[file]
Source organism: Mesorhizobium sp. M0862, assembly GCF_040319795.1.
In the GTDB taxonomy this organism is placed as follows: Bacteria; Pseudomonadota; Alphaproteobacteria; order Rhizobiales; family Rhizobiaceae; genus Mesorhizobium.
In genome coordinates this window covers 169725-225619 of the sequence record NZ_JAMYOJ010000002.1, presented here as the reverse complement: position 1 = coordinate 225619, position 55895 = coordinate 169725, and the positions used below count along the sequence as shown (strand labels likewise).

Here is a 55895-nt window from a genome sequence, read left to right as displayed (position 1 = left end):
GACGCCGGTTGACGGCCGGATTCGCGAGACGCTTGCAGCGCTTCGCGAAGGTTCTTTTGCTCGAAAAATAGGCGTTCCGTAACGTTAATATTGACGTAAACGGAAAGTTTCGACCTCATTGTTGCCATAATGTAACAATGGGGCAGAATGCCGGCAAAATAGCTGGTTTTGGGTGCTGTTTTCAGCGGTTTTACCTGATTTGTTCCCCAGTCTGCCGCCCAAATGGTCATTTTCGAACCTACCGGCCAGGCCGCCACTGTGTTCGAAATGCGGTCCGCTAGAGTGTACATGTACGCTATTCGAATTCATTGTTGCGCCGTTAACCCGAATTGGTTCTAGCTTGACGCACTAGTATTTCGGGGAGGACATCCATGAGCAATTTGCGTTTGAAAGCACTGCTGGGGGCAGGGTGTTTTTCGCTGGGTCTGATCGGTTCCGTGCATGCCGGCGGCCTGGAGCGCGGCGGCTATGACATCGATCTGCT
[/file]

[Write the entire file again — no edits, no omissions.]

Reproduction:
Source organism: Mesorhizobium sp. M0862, assembly GCF_040319795.1.
In the GTDB taxonomy this organism is placed as follows: Bacteria; Pseudomonadota; Alphaproteobacteria; order Rhizobiales; family Rhizobiaceae; genus Mesorhizobium.
In genome coordinates this window covers 169725-225619 of the sequence record NZ_JAMYOJ010000002.1, presented here as the reverse complement: position 1 = coordinate 225619, position 55895 = coordinate 169725, and the positions used below count along the sequence as shown (strand labels likewise).

Here is a 55895-nt window from a genome sequence, read left to right as displayed (position 1 = left end):
GACGCCGGTTGACGGCCGGATTCGCGAGACGCTTGCAGCGCTTCGCGAAGGTTCTTTTGCTCGAAAAATAGGCGTTCCGTAACGTTAATATTGACGTAAACGGAAAGTTTCGACCTCATTGTTGCCATAATGTAACAATGGGGCAGAATGCCGGCAAAATAGCTGGTTTTGGGTGCTGTTTTCAGCGGTTTTACCTGATTTGTTCCCCAGTCTGCCGCCCAAATGGTCATTTTCGAACCTACCGGCCAGGCCGCCACTGTGTTCGAAATGCGGTCCGCTAGAGTGTACATGTACGCTATTCGAATTCATTGTTGCGCCGTTAACCCGAATTGGTTCTAGCTTGACGCACTAGTATTTCGGGGAGGACATCCATGAGCAATTTGCGTTTGAAAGCACTGCTGGGGGCAGGGTGTTTTTCGCTGGGTCTGATCGGTTCCGTGCATGCCGGCGGCCTGGAGCGCGGCGGCTATGACATCGATCTGCT